From the moment he arrived at Manchester City last month, Sven-Goran Eriksson has carefully steered clear of making predictions on how his new side will perform next season. And for good reason.
There is a good deal of optimism sweeping around Eastlands and
the Swede knows he must limit the growing expectations among the
blue half of Manchester. New owner Thaksin Shinawatra is realistic.
"I would like to see City in the top six," he said.
"It will not happen overnight. Especially this season, it's a bit too late for us to do much but I think this year will be better than last year. Within three seasons you will see a big change at City," he added.
So far Thaksin has been good to his word on transfer funds, making plenty of cash available for a raft of new signings as Eriksson begins re-building what had become a stale squad last season. Eriksson has not held back, with £8.8 million going on Reggina forward Roland Bianchi and another £4.7 million on Atletico Madrid winger Martin Petrov, Brazilian Geovanni and Swiss youngster Gelson Fernandes.
The speed and efficiency of Eriksson's business is already making him look like a much better appointment than former Chelsea manager Claudio Ranieri, who was initially Thaksin's first choice for the job before choosing Juventus. The 59-year-old is unlikely to have another job in football after this one and, regardless of his public defiance, will be keen to rebuild his reputation, which suffered during his reign as England manager.
What Eriksson's new men all have in common is a lack of Premiership experience which should mean they will take time to settle. While Eriksson insists he is doing the right thing by bringing down the average age of his first-team, it can also be argued that he is bringing in inexperienced players.
That is not to say his signings are without pedigree. Bianchi hit 18 goals in Serie A with Reggina last season, a division notorious for tight defences. The pulling power of the Premiership is without question but, while players have flocked to England from all over the world, Italian success stories - other than the irrepressible Gianfranco Zola - are few and far between, particularly expensive strikers.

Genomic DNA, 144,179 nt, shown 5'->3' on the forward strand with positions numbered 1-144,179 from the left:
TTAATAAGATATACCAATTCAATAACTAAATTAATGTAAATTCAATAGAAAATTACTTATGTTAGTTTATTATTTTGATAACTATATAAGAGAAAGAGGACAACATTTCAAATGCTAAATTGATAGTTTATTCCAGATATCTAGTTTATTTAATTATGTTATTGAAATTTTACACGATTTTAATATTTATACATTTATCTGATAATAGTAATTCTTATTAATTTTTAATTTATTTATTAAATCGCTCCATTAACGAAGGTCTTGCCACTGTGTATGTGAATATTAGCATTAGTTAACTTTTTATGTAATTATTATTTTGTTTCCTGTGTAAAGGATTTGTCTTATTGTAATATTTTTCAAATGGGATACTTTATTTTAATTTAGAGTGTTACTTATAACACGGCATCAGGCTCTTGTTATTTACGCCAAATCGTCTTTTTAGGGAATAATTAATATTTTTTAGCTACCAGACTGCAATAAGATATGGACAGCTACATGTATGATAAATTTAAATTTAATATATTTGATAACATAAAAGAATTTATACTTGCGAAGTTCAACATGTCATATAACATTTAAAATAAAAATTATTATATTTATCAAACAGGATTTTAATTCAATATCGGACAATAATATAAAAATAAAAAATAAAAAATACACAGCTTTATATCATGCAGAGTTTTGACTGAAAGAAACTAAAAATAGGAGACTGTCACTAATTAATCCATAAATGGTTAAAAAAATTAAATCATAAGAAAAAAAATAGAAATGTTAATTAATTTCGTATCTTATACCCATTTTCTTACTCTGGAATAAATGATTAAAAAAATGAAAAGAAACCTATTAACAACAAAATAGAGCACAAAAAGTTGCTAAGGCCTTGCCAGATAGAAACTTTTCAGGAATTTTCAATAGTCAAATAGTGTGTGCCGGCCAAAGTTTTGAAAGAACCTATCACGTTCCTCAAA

Petrov boasts more than 60 international appearances for Bulgaria, Geovanni once cost Barcelona £11 million and Eriksson has described Fernandes as the best player in Switzerland. There will be plenty more to follow before the end of August, but this transitional season will not be judged solely on City's final position.
In these upbeat times, it is easy to forget how low City sunk last season. They may have finished 14th but managed just ten goals in their 19 home league matches and ended four points above the drop zone.
Eriksson currently finds himself in a similar position to Martin O'Neill at Aston Villa a year ago and he will be afforded plenty of patience. Although Villa had a good start to last season only to tail off badly, O'Neill's first campaign in charge is viewed as a success and Eriksson's debut in the Premiership is likely to follow a similar pattern. Fans will be satisfied if shoots of recovery are regularly evident and the Swede's ability to charm the press pack will also buy him plenty of time as would a favourable result against United in City's third league match of the season.
The fact that it took so much of the summer for Thaksin and Eriksson to arrive will not be forgotten and City can not fail to give their fans more joy at home than they had last season. Expect a top-half finish and a new feel-good factor at Eastlands as a sound basis for a challenge for Europe in Eriksson's second season.